Warnock Effect. With Senator Raphael Warnock’s (D-GA) re-election win in the Georgia run-off election this week, Senate Democrats have increased the size of their majority to 51 – 49 (this shouldn’t change even with Senator Kyrsten Sinema’s (AZ) announcement this morning that she will switch from being a Democrat to being an Independent). While still a slight margin, it is enough to give them a bit more power than they have had over the past two years. Having 51 votes instead of 50 will give Democrats more of an advantage in committee deliberations and will enable them to more easily pass Biden administration nominees. Notably, the star power that Senators Joe Manchin (D-WV) and Sinema have amassed over the last two years due to their leverage in a 50-50 Senate will dim slightly. With the check of a Republican majority in the House next year, there also will be less speculation and drama regarding what legislation the Senate is able to pass. Finally, the Warnock win will have a distinct impact on Vice President Kamala Harris. As President of the Senate, she has had to cast a tie-breaking vote nearly 30 times in the Senate over the past two years.

With tie-breaking votes likely becoming less necessary, she may have additional bandwidth to focus on other priorities and responsibilities, including the challenges on the southwest border.

Defense Authorization Bill. As everyone knows, Congress doesn’t accomplish enough on a bipartisan basis, but it has successfully passed a defense authorization bill every year for the last 61 years (since the administration of President John F. Kennedy). Based on the events of this week, Congress is poised to make it 62. The House passed the bill yesterday, and the Senate is expected to follow suit next week. The bill will authorize $847 billion of spending for a wide range of defense programs and policies in 2023. With the wide scope of spending and policy proposals, some controversy is inevitable. A primary flash point this year was whether to maintain the Defense Department’s policy of requiring its employees (including active service members) to be vaccinated for Covid. Since the policy was put in effect last year, about 8,000 service members declined the vaccination and left their posts. While President Biden and many key Democrats would like to retain the policy, a bipartisan group of lawmakers was able to include a provision to repeal the mandate. Going forward, a big question will be whether those 8,000 employees who left the Pentagon can or should now return to work.

Congress doesn’t often overturn Defense Department policies in the annual reauthorization bill, but this year will be different.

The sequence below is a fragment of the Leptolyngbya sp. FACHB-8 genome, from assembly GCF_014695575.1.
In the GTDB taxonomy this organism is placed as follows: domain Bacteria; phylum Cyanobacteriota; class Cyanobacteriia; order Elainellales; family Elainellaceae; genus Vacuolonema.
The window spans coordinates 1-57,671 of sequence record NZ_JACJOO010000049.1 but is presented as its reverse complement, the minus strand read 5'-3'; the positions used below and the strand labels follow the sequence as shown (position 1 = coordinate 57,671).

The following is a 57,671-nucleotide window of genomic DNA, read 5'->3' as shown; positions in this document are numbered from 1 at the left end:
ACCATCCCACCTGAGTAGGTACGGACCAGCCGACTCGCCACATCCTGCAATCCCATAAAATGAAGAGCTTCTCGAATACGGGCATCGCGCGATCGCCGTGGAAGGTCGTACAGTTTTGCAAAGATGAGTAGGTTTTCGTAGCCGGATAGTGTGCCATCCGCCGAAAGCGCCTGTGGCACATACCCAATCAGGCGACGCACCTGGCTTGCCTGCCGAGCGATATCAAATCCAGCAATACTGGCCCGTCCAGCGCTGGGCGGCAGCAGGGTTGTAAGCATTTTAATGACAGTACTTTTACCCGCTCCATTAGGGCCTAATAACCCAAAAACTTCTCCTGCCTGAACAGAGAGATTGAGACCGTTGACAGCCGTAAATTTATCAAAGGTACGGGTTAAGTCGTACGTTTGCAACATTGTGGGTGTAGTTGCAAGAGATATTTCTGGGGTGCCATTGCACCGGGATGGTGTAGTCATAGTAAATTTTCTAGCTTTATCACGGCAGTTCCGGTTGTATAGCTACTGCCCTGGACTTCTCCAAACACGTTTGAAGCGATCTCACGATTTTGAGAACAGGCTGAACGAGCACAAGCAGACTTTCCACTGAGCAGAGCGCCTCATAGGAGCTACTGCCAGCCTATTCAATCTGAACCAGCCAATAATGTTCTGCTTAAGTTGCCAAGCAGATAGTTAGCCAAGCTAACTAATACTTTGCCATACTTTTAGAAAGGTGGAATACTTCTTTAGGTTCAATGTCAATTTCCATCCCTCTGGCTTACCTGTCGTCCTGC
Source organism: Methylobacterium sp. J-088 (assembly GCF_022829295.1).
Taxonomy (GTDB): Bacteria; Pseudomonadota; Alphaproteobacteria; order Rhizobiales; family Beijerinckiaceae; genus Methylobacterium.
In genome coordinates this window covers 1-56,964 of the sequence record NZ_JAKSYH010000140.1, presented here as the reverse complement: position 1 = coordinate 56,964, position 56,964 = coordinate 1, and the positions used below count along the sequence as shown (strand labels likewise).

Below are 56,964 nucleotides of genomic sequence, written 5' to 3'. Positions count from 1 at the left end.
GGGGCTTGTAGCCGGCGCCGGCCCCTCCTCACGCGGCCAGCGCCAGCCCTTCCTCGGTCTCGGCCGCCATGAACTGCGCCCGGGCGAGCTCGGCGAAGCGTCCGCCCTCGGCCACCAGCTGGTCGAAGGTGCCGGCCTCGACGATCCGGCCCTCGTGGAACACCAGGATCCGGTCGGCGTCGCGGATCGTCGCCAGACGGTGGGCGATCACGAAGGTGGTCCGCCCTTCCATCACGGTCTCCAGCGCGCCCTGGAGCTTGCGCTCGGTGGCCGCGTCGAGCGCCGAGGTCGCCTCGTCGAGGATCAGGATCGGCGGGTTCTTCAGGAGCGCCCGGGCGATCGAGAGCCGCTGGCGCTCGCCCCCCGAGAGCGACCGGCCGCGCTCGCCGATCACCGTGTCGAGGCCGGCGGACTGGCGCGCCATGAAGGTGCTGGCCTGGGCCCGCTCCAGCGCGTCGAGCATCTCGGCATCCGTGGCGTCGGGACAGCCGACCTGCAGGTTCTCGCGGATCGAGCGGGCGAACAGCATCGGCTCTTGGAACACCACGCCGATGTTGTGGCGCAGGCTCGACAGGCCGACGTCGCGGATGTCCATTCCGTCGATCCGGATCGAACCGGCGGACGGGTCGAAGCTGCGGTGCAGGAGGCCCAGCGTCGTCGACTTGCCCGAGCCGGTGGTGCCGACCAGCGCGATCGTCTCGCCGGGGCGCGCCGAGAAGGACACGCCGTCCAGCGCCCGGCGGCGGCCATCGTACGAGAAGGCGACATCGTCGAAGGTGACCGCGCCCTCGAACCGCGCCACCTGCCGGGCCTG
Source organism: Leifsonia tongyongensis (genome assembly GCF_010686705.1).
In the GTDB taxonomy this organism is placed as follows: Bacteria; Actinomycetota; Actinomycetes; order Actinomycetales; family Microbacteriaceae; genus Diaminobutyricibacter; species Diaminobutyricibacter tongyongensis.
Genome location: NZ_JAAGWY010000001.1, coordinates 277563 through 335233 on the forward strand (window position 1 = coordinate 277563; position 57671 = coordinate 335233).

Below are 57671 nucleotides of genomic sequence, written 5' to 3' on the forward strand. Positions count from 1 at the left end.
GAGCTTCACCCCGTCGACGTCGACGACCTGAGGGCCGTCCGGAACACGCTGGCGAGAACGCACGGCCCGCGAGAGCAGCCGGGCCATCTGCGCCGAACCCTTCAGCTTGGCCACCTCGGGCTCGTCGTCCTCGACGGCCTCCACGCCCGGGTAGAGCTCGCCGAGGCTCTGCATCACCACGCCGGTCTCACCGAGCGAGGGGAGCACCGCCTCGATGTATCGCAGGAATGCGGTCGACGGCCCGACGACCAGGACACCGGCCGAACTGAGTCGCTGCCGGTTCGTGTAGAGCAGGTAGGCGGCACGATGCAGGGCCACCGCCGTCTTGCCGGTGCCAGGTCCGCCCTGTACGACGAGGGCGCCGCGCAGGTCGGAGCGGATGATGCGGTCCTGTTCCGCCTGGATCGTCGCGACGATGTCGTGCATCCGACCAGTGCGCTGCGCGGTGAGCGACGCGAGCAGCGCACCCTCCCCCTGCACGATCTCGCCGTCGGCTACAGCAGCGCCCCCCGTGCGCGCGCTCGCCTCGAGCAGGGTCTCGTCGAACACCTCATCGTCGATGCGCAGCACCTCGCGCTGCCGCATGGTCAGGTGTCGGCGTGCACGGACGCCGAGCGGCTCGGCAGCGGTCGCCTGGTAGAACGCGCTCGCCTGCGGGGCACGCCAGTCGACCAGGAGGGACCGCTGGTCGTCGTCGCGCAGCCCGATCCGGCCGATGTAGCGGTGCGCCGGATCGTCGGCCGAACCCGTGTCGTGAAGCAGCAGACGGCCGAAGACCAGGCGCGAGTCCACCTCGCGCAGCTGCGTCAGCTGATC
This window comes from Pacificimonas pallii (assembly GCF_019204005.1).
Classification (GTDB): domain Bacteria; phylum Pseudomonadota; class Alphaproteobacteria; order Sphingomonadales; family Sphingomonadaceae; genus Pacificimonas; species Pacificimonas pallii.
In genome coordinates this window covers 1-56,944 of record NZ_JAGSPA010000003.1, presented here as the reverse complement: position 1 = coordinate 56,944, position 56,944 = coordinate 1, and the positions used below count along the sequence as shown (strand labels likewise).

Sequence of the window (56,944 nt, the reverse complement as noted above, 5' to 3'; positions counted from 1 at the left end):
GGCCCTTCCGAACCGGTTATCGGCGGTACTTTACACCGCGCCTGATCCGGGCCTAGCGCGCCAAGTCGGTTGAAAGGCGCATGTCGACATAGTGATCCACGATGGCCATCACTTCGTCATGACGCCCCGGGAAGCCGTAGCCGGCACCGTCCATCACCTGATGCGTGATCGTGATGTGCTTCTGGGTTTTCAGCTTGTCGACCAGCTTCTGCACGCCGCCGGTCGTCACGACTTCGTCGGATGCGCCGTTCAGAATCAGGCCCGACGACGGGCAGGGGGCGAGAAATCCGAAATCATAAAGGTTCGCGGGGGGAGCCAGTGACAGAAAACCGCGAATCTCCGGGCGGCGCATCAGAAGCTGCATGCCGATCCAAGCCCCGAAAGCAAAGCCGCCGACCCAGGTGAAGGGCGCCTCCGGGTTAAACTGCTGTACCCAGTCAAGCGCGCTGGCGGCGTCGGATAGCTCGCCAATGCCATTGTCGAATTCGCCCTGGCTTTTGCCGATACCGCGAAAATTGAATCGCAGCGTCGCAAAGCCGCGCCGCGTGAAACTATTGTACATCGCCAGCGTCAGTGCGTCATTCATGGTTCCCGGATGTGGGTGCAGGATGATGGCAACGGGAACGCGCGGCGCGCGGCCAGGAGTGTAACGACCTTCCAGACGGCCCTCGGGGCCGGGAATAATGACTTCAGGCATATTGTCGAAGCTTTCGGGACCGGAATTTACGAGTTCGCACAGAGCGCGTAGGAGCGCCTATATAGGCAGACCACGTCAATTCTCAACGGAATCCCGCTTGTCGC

Government Funding Bill. Congress risks a government shutdown if it doesn’t pass a bill to fund government operations before the current deadline of December 16 (next Friday). A big question is whether Congress can come to agreement on a big spending package for the remainder of the fiscal year (to September 30, 2023) or whether another short-term extension is needed. If more time is needed, a key question is whether the extension should be just for a few days or extend into next year? While most Senators and all House Democrats would like to wrap up the bill this year, plenty of House Republicans would like to negotiate a final bill next year when they will control the House, albeit narrowly. Some progress was made this week with Senate leaders exchanging offers on an amount of total spending for the bill. Without agreement on that, a final deal will remain elusive. This situation remains very fluid.

With time running out, there’s an increasing likelihood that Congress will need to pass another short-term extension to avoid a government shutdown

A Multi-Ballot Speaker? Congressman Andy Biggs’ (R-AZ) announcement that he will run for Speaker of the House on January 3 only further complicates Congressman Kevin McCarthy (R-CA)’s already challenging path to become Speaker. While Biggs does not have a realistic chance of winning the Speakership, his entrance into the race provides Republicans with an actual alternative to McCarthy. Assuming all Republicans vote, McCarthy is only able to lose five votes in the Speaker race (he would have a little more breathing room if some Republicans simply vote present instead of casting their ballot for an alternative). If no one reaches a majority of the votes cast for Speaker, voting will continue on subsequent ballots until someone receives a majority. A Speaker has not required multiple ballots to be elected since 1923 when Frederick Gillett (R-MA) needed nine ballots to become Speaker. Of the 127 Speaker elections, only 14 have ever required multiple ballots to win, with Nathaniel Banks (R-MA) setting the record by requiring 133 ballots to win the Speakership in 1855.

McCarthy will certainly try to do anything possible between now and January 3rd to avoid having multiple ballots, but, with such a narrow majority, it will take every bit of political wrangling that he can muster.

Main contributor: John Savercool

For more, see Washington Weekly, 9 December, 2022.

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